Everyone in this thread has said Parallels. But others suggest Fusion. Is it just personal preference? I guess I can go through all of the threads on those two programs though. Thanks for all of the help guys.

    One final thing. I'll be having a dual monitor set up. With Parallels or Fusion, is it possible to basically have one screen run osx and the other run Windows? I'm assuming if you run Windows virtually, a new screen will pop up? Just drag that over to second screen? Don't know if it's possible or not.
  11. saberahul macrumors 68040

    Nov 6, 2008
    What programs?
  12. squeakr macrumors 68000


    Apr 22, 2010
    Okay, I am in the minority then. I prefer Fusion. I just didn't recommend any as it truly is a matter of personal preference. They are very close (I believe Parallells is a little faster), but I choose Fusion as everyone in my company uses VMWare of some flavor (Windows, Linux, UNIX, etc) and I can then lend my images for development to them and vice versa, this is not possible with Parallells as it is OSX only.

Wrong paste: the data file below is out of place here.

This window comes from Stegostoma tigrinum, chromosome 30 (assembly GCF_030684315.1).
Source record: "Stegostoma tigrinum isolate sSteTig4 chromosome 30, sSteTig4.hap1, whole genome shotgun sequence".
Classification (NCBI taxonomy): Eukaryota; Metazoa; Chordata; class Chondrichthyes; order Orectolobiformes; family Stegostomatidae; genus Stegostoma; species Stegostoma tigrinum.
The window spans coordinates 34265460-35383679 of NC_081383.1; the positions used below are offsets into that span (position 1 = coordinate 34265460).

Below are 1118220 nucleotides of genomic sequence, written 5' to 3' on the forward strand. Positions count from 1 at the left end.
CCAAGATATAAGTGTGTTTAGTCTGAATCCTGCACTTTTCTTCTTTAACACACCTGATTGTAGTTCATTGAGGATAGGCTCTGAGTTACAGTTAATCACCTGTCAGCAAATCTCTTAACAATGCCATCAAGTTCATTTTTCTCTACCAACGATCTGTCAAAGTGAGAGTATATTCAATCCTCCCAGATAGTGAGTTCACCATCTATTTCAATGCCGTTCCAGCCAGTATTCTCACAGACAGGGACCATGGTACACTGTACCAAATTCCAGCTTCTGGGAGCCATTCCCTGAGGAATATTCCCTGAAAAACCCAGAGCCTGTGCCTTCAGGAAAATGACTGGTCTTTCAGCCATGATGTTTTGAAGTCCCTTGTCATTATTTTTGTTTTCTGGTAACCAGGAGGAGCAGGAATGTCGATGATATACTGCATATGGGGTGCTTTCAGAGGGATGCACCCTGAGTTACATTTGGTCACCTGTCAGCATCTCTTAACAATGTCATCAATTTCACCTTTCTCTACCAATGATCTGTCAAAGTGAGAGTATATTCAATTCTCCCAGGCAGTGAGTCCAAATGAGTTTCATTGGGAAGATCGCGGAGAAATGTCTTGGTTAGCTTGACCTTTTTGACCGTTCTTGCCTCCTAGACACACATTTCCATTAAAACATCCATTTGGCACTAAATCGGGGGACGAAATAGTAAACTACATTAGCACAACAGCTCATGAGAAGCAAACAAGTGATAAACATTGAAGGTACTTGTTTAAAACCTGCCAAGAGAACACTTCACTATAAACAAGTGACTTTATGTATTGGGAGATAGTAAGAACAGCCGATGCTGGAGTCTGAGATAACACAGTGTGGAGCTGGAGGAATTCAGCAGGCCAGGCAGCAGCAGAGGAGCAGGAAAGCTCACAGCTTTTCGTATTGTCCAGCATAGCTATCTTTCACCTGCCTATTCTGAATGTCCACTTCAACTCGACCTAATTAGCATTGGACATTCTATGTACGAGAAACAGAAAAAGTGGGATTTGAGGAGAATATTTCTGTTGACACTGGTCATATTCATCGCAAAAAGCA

Yes you can run a Windows VM on one screen and OSX on another. I do it everyday as software I need for work is Windows only, so no other option (except to go full Windows, but I prefer OSX).
  13. sfoalex macrumors 6502

    Aug 11, 2001
    I also prefer Fusion over parallels. I'd also strongly suggest just getting Office 2011 as it is native to OSX. I still own PCs and still have Office 2010 running on them. Sometimes it is useful, especially for creating an archive PST if you are using a hosted exchange account with limited storage. You can import a PST on the Mac, but you can't create one. It's things like that which cause me to fire up a PC once in a blue moon. Honestly, trying to convince the company to Switch to Google Apps instead of Hosted Exchange and just put that issue to bed once and for all.